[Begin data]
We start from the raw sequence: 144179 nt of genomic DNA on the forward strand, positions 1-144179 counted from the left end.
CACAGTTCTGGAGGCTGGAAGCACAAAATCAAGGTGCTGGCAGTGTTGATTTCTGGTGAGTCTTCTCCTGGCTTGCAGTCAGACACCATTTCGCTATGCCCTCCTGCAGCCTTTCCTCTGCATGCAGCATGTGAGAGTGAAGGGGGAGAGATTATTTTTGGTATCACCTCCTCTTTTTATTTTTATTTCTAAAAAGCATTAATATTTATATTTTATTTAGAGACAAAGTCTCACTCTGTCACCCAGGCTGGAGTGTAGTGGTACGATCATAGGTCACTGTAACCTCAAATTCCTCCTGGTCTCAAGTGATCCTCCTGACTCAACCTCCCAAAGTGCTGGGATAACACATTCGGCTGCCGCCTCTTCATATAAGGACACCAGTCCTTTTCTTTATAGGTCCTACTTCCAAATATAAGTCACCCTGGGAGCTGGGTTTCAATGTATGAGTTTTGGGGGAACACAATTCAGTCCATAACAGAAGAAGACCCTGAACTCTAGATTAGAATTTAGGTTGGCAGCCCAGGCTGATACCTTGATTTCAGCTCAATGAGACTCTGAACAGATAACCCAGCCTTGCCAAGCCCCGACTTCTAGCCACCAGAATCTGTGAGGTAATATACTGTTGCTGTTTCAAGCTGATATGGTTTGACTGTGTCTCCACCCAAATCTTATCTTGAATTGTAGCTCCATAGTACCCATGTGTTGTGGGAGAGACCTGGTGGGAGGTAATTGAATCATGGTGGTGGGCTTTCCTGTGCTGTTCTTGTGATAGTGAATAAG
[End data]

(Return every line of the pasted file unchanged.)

We start from the raw sequence: 144179 nt of genomic DNA on the forward strand, positions 1-144179 counted from the left end.
CACAGTTCTGGAGGCTGGAAGCACAAAATCAAGGTGCTGGCAGTGTTGATTTCTGGTGAGTCTTCTCCTGGCTTGCAGTCAGACACCATTTCGCTATGCCCTCCTGCAGCCTTTCCTCTGCATGCAGCATGTGAGAGTGAAGGGGGAGAGATTATTTTTGGTATCACCTCCTCTTTTTATTTTTATTTCTAAAAAGCATTAATATTTATATTTTATTTAGAGACAAAGTCTCACTCTGTCACCCAGGCTGGAGTGTAGTGGTACGATCATAGGTCACTGTAACCTCAAATTCCTCCTGGTCTCAAGTGATCCTCCTGACTCAACCTCCCAAAGTGCTGGGATAACACATTCGGCTGCCGCCTCTTCATATAAGGACACCAGTCCTTTTCTTTATAGGTCCTACTTCCAAATATAAGTCACCCTGGGAGCTGGGTTTCAATGTATGAGTTTTGGGGGAACACAATTCAGTCCATAACAGAAGAAGACCCTGAACTCTAGATTAGAATTTAGGTTGGCAGCCCAGGCTGATACCTTGATTTCAGCTCAATGAGACTCTGAACAGATAACCCAGCCTTGCCAAGCCCCGACTTCTAGCCACCAGAATCTGTGAGGTAATATACTGTTGCTGTTTCAAGCTGATATGGTTTGACTGTGTCTCCACCCAAATCTTATCTTGAATTGTAGCTCCATAGTACCCATGTGTTGTGGGAGAGACCTGGTGGGAGGTAATTGAATCATGGTGGTGGGCTTTCCTGTGCTGTTCTTGTGATAGTGAATAAG